We did a three day workshop on the Bible about six weeks ago, with four actors, to sample the techniques we were going to use for rehearsing and recording. We originally thought we would do it in pages and each actor would do 15 minute slots each. We suddenly realised through the workshop this was too much and worked out it would be easier to do smaller more manageable bite sized chunks, so the chapters would be between a minute and a half and eight minutes long depending on the length of them, and the actors could see the pieces as being a bit more like a monologue.
The delivery itself is like a relay, with each person trying to pick up the right tone to take into their own piece. We are using a technique called ‘recorded delivery’ which was suggested by Dominic. He was inspired by a production company called Recorded Delivery who had done a verbatim project where they had interviewed lots of refugees and created a play of these edited pieces. The actors played the tape of words of that actual person into their ear, learnt the phrasing and physically embodied those words, and found a characterisation for them. We are using the same technique but the actors are, recording their own chapters so they are hearing their best performance in their ear, which they then immediately deliver. I think it’s incredibly engaging to watch because I always find with actors; they think and then they speak, rather than what Shakespeare asks you to do…think on the line. You can’t help but just repeat what’s in your ear and there’s a wonderful engagement in that. It also stops them from having to learn it, because for some actors they would be learning up to sixty -eight chapters, which is a tremendous amount in the short space of time that we have.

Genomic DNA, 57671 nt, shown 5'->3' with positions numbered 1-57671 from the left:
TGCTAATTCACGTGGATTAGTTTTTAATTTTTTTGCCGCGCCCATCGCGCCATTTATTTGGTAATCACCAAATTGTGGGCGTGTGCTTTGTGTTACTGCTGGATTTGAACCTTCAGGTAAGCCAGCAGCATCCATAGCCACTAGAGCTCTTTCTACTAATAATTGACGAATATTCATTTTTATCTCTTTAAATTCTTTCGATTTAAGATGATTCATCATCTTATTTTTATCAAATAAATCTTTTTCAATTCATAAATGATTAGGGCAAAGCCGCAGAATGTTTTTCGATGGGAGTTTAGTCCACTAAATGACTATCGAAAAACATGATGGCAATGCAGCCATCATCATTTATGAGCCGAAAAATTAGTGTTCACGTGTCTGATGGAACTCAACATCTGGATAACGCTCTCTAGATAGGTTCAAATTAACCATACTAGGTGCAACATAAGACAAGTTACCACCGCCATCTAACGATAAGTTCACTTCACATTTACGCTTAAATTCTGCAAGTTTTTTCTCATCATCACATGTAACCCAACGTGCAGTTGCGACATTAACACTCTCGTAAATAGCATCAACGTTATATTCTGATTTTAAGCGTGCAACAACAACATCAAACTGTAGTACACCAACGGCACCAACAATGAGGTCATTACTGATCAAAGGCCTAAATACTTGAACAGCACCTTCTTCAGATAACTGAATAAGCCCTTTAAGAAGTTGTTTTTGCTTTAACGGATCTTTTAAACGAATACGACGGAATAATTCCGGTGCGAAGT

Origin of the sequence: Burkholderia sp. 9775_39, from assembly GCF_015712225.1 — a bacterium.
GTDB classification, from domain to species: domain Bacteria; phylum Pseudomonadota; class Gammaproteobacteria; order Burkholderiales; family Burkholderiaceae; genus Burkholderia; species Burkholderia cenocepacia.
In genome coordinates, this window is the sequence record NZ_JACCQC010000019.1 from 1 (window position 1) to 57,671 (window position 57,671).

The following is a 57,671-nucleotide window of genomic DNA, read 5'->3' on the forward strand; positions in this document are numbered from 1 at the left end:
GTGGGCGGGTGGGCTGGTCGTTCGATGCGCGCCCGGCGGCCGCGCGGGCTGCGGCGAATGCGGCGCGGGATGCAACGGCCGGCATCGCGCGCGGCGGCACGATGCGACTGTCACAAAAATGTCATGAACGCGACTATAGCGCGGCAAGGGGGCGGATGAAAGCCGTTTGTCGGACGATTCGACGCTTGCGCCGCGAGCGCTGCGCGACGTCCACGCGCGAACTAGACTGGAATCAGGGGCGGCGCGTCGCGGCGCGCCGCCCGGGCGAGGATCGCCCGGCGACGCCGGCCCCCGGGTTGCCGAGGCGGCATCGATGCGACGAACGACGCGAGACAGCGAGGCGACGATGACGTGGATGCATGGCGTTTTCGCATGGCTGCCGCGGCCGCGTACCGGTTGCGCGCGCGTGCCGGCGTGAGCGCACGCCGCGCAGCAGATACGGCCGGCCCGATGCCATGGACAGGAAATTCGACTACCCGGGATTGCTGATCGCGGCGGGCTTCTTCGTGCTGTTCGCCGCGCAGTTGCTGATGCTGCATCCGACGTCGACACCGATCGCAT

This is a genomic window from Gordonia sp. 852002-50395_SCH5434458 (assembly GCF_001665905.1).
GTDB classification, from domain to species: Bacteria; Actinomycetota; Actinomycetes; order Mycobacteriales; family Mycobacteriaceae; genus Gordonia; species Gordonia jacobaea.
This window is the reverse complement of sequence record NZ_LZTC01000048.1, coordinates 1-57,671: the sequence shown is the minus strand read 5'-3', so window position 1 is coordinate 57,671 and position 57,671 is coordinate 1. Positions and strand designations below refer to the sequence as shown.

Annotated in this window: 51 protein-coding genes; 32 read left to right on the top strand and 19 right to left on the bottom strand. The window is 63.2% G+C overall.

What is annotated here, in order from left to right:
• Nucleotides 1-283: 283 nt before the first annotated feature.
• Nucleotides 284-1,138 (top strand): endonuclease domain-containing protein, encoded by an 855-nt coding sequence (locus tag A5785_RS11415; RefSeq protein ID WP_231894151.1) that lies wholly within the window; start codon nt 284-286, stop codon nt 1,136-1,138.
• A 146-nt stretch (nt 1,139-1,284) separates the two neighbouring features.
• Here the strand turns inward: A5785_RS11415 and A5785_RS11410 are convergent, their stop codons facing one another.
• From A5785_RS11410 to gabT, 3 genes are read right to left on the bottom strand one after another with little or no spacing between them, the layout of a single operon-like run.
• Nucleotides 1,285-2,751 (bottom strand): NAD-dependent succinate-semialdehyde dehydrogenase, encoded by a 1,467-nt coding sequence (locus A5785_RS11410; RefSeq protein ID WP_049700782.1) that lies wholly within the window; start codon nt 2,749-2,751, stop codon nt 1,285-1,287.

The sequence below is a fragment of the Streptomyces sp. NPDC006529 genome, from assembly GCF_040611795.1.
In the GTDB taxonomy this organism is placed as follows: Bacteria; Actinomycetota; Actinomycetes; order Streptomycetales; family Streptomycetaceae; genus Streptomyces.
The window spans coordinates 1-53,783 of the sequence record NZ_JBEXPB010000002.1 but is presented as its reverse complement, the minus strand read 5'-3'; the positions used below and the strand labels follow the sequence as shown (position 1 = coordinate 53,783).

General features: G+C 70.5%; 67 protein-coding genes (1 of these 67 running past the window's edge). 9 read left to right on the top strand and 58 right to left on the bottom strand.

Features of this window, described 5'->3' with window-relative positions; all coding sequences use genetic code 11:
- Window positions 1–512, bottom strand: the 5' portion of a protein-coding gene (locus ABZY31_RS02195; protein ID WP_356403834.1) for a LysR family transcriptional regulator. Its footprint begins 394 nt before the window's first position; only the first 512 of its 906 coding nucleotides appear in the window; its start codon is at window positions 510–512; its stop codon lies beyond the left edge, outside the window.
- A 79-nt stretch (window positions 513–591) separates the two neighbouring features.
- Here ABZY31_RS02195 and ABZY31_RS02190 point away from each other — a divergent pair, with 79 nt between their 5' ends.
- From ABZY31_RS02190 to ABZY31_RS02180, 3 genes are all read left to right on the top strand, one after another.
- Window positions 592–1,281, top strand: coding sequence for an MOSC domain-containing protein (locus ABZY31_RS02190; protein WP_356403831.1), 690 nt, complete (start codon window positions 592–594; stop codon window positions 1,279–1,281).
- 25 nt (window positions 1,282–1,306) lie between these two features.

Yesterday we had a day familiarising ourselves with the equipment, and now the actors are off learning it. I have been phoning them up to find out how they are getting on. I think with the varying ages of our actors it’s been a quite an interesting journey for some of them to master the technical side of it. There are those who have worked in the space more and know how to work the space, and others who know how to work the machines much better. It was wonderful on the first day watching them talking to each other and sharing skills. They are incredibly talented and are very keen and committed to making it work to the best of its ability.
I think there are margins for error, if anyone’s equipment goes down, but the stage management team are going to be there with the actual words and they can read from them. Although, I think it was Serena Evans (Mistress Page in The Merry Wives of Windsor 2009,2010) yesterday on the phone who said ‘Maybe I should have the extract from the Bible in my pocket and I can pull it out just in case; is that alright?’. But I think what we are realising as we are going through it, is the amount of repetition in there and this can be quite amusing to listen to. I was talking to someone about the first folio of all Shakespeare’s plays and that it looks quite thick, but then when you look at a version of the King James Bible it’s three times as thick; it’s massive! Actually in terms of how many words are repeated there are less repeated words in Shakespeare’s first folio, of all the texts, than there are in the King James Bible. I am sure the actors will get rounds of applause for having finished off the Chronicles– the amount of names they have to talk about!